Piedmont Virginia Community College is officially taking its fundraising campaign public after having quietly raised $10.2 million through community donors, officials announced Thursday.
College officials said they are officially kicking off Pathways: Campaign for a Brighter Future, with the pathways moniker reflecting education as a path to economic security. The goal is to have the campaign help fund expansion of PVCC programs.
“We have now received over $10.2 million in gifts and commitments toward our campaign. This shatters any expectations we had,” said Harry Stillerman, PVCC vice president. “When we began planning for this campaign two years ago, we set a goal based in the midst of a very challenging economy.
Stillerman said the goal has remained flexible.
“We hoped our results would allow us the flexibility to increase this goal. Our community has responded and stepped up in a remarkable way to support this campaign,” he said. “We are trying to raise as much money as possible because our needs are substantial and the opportunities for supporting our students and our community are limitless.”
The campaign will help fund the college’s three-pronged priority list, officials said. Those priorities are creating state-of-the-art facilities; expanding workplace development programs; and increasing student access and support.
“As the community’s college, we seek to change the lives of our students, meet the workforce development needs of our region and enhance the quality of life for everyone in Central Virginia,” said PVCC President Frank Friedman. “The Pathways campaign will enable PVCC to achieve this vision.”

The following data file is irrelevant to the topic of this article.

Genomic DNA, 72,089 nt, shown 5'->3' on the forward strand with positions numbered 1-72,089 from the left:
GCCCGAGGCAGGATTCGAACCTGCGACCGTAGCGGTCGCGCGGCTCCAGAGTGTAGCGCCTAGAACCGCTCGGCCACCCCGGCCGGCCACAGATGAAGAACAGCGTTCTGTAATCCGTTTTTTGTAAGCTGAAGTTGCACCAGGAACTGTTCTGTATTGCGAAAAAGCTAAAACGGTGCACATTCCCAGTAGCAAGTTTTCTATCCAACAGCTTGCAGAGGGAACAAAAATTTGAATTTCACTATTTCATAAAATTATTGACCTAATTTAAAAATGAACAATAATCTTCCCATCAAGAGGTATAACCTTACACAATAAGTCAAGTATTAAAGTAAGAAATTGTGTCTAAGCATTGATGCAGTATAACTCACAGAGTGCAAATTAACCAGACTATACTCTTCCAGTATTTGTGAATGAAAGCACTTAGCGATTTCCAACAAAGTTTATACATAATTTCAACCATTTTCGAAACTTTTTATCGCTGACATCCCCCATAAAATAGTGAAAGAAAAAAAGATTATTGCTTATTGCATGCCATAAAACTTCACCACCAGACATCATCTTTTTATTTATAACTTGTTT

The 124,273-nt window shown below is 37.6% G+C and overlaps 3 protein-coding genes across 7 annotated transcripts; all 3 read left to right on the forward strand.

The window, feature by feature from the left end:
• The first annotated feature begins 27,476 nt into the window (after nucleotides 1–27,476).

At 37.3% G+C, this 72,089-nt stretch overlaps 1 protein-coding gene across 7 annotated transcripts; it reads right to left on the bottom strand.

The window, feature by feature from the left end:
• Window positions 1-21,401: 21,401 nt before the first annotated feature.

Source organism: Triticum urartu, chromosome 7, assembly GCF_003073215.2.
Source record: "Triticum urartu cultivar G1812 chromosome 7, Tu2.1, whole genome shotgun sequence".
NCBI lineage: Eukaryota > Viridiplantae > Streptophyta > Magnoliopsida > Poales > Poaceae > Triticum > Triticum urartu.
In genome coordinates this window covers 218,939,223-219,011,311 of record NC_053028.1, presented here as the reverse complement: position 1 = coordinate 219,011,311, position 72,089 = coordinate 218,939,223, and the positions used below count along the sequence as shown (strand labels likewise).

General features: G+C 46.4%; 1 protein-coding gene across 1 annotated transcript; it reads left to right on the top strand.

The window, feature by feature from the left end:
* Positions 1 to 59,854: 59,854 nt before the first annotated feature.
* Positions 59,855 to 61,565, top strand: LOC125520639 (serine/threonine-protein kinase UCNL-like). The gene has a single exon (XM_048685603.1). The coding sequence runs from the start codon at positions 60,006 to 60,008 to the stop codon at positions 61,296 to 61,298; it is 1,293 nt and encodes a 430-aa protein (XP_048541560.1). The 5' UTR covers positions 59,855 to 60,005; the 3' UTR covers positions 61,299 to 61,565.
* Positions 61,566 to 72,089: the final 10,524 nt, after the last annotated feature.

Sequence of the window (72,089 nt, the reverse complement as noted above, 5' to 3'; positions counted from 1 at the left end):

Officials on Thursday announced that Cynthia and Jim Stultz of Charlottesville have made a “generous lead gift” to help build a new 45,000-square-foot advanced technology center.
The estimated $26 million building will be funded through the state and the Pathways campaign and will be the first in the Virginia Community College System to use 100% alternative energy.
The building will include facilities for rapidly growing technology programs aligned with high-demand occupations and a one-stop student services center. The new center, to be named in honor of Cynthia Stultz’s father and founding PVCC College Board member, Woodrow W. Bolick, is expected to “become the heart of the campus,” officials said.
“My dad, Woody, served on the founding board of PVCC and is credited with being the person who gave the college its name,” said Cynthia Stultz, who currently serves as president of the PVCC Educational Foundation. “We are delighted to be able to honor him by investing in this important campaign.”
Stultz said her husband, Jim, represents the college student body.
“Like many of the students attending PVCC today, Jim began his educational journey as a community college student while working two part-time jobs,” she said. Stultz said she and her husband also see her father in PVCC students.